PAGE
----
SCRS Chairman Kye Yeung and fellow Education Committee Co-Chair Toby Chess last month revealed their 2019 picks for “Kool Tools” shops and techs might consider buying.
Each year, the two men wander the booths of SEMA, buying gadgets and equipment they think might be a good addition to a shop or technician’s toolbox. After testing the gear, they present the tools which make the cut annually at the January Society of Collision Repair Specialists open board meeting and Collision Industry Conference.
Chess (Kent Automotive) said they received additional help with the project this year from SCRS Treasurer Amber Alley (Barsotti’s Body & Fender)
The lineup can be seen in their SCRS presentation slides here and in the CIC slides here. SCRS on Wednesday also offered buyers another way to check out the picks by releasing video of Chess and Yeung’s board presentation on its SCRSCollision YouTube channel.
Here’s a look at some of their picks and color from their CIC and SCRS presentations.
TruFlex sanders: Chess said they bend into either a convex or concave shape.
Evercoat Rage OPTEX body filler: Yeung (European Motor Car Works) said the filler includes a catalyst to change color when it’s ready to sand. Chess said it also lasted longer than typical filler.
Uni-ram mobile 300 sanding vacuum: “This was a nice, moderately priced unit,” Chess said. Yeung said the price point made the 300 attractive as a “Kool Tool.”
Car-O-Liner PointX: Chess said he was “very skeptical” of the PointX at first and had thought it was a tram gauge. But it can self-level, determine datum and measure three-dimensionally with accuracy down to 1 mm using Car-O-Liner data, he said. While a repairer would need to subscribe to data, they don’t need another Car-O-Liner to make it work, Toby said.
Chess said it wasn’t a replacement for traditional measuring, but Yeung called it “kind of a neat little estimating tool.” Car-O-Liner representative Kelly Roberts called it a blueprinting tool and said it was designed for a two-post lift but could measure under the hood as well.
Glue pulling kits: Yeung and Chess presented glue gun kits by KECO, Pro Spot, and Dent Fix. Chess said they could be used with aluminum and steel. Yeung said a technician had a issue with the pads staying bonded, but once you clean a https://www.dentfix.com/panel with alcohol and use a torch to dry the moisture, the bond is much stronger.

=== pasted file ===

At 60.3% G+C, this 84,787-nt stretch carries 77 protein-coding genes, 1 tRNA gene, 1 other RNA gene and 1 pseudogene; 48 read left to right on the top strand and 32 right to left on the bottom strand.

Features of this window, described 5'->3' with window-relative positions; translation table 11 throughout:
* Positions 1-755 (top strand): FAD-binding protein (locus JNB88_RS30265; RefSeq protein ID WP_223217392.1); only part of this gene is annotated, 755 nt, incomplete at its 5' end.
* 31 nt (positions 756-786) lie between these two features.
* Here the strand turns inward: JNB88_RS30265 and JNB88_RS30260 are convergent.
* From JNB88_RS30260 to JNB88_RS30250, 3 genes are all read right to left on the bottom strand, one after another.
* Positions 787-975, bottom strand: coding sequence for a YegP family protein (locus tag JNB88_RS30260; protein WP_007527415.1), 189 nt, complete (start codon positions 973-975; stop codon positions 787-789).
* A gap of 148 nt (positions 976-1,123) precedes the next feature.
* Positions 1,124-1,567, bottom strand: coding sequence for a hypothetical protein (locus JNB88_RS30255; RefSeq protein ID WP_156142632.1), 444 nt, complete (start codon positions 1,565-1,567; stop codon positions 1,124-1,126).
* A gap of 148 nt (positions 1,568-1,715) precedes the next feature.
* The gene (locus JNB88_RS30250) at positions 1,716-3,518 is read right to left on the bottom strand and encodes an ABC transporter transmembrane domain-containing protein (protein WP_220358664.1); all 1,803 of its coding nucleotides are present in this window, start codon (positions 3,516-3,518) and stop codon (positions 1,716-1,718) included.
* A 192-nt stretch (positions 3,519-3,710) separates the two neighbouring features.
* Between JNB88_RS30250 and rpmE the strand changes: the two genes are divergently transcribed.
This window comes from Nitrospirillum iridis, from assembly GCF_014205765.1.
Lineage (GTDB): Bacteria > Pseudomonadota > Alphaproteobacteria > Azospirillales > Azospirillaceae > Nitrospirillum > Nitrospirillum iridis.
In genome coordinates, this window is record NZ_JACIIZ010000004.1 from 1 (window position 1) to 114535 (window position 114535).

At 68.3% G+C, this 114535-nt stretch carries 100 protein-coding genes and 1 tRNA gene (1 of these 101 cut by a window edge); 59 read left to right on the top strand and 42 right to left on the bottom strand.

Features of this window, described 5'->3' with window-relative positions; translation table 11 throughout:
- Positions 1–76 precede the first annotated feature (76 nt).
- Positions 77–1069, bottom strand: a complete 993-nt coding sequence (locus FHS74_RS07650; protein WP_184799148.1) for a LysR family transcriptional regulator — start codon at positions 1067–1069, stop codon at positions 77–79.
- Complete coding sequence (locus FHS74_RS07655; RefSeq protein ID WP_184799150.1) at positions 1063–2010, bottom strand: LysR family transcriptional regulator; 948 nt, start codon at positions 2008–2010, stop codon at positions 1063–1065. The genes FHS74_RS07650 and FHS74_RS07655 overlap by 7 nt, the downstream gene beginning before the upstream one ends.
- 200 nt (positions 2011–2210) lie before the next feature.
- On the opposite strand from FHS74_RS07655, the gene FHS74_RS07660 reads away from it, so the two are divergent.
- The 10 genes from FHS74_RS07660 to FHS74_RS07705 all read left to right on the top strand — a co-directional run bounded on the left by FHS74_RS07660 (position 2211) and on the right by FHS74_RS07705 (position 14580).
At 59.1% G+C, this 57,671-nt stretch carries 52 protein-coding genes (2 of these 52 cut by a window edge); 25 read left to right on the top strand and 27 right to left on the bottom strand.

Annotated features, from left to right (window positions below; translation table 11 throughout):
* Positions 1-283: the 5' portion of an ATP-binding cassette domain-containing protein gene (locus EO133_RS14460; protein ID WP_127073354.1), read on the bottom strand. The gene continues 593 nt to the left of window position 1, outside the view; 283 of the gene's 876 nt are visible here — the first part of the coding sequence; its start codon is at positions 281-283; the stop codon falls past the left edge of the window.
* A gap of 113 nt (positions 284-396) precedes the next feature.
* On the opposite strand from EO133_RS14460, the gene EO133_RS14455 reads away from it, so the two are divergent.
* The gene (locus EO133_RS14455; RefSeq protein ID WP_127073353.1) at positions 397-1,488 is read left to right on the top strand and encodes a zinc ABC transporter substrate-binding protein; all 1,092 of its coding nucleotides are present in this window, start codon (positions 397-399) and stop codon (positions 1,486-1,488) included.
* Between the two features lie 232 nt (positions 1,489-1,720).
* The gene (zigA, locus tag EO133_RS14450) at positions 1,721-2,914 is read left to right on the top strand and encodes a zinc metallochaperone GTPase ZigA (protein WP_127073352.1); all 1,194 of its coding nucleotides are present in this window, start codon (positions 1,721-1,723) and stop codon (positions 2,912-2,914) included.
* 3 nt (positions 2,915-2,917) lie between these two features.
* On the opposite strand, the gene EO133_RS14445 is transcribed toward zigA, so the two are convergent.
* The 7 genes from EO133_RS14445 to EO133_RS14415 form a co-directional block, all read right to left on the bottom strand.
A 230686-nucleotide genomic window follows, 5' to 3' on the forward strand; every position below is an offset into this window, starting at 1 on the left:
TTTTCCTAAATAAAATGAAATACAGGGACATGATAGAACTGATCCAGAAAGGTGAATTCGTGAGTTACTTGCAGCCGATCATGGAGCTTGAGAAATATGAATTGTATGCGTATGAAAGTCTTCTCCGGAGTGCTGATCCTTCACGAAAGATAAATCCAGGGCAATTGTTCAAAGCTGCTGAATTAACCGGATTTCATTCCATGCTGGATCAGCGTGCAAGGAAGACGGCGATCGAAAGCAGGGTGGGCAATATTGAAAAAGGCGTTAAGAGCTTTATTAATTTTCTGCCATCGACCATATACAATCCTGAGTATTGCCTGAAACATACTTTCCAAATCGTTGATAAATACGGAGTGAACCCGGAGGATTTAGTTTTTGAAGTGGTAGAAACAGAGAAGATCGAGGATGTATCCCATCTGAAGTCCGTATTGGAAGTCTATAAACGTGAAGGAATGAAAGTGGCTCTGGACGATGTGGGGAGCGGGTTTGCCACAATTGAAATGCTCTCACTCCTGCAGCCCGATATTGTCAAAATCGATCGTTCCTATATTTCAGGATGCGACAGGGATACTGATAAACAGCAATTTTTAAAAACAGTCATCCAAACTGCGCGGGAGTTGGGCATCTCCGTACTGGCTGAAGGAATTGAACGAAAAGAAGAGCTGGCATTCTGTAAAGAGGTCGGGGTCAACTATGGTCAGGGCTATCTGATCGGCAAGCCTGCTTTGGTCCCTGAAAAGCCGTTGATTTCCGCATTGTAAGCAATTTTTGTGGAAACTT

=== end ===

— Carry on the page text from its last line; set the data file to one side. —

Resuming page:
Montipower MBX Bristle Blaster: “This is not a new tool,” Chess said. However, its stainless steel composition won’t cause corrosion on an aluminum F-150 — unlike regular steel wool, he said.
Tekton tools: Chess said he saw the black oxide screwdrivers from Tekton at SEMA and thought they were cheap-looking. However, he learned that Tekton put the money into the quality of the tool — its steel is stronger — rather than chroming it.
He also highlighted a 30-/60-degree wrench, which improve its movement, and a ratchet with 90 teeth, which he said delivered a “very strong” swing.
Yeung said his reaction to Chess was that they were “‘just tools, Toby,'” but Chess pointed out the low price. Yeung said they thought the tools would be great for an entry-level technician because of the price; Tekton even has an SCRS promo code to save 10 percent: SCRS-10.
Reliable Automotive Equipment battery-powered self-piercing rivet gun: SCRS board member Dave Guskos (RAE) said it was too new to be recognized by OEMs yet (the very similar XPress 800 satisfies some automaker certification requirements) but it delivered up to 16,000 pounds, is adjustable for every rivet, can go forward or reverse, and can’t exceed whatever it’d been set at. Chess said its price point made it affordable for many shops.
Miller AC/DC Multimatic 220 welder: Chess said the beauty of the welder was its ability to allow welding without needing a transformer to prevent electromagnetic waves. Miller industrial district manager Casey Breeden said it was Miller’s “first true” multiprocess welder able to handle aluminum TIG welding. It was a “big hit,” he said.
Wallmek tools: The devices remove bearings and hubs without having to take the part off the car, Chess said. Yeung said they have a “huge catalog” and can be ordered for many specific vehicles tailored to the bearing and axle. “It works great,” he said.
Astro 50SL MAX: Chess said the color matching light can be adjusted to adapt to the color on the car, and Yeung said it was about $1,000 cheaper than a similar device from 3M or SATA.
A Rack Adaptor: Jon Adams, a service manager for a Chevrolet dealership, developed it because of the next-generation 2019 Silverado and sister GMC Sierra, which he said had a “more robust” frame system with a thinner metal. (The Silverado’s frame is 80 percent high-strength steel 2-5 mm thick). A traditional rack would dent the frames of the popular trucks without it, he said.
Despite advance warning of this issue, only a couple of companies made adapters, so he built his own suitable for all the racks on the market.
Yeung called the adaptor “really cool.”
Society of Collision Repair Specialists YouTube channel, Feb. 28, 2019
Society of Collision Repair Specialists, Jan. 16, 2019
Featured image: Society of Collision Repair Specialists Education Committee Co-Chairman Toby Chess (Kent Automotive), center, talks about the Car-O-Liner PointX during the Jan. 16, 2019, “Kool Tools” presentation. SCRS Chairman Kye Yeung (European Motor Car Works) and Kelly Roberts of Car-O-Liner are at left and right, respectively. (Screenshot from SCRS YouTube video)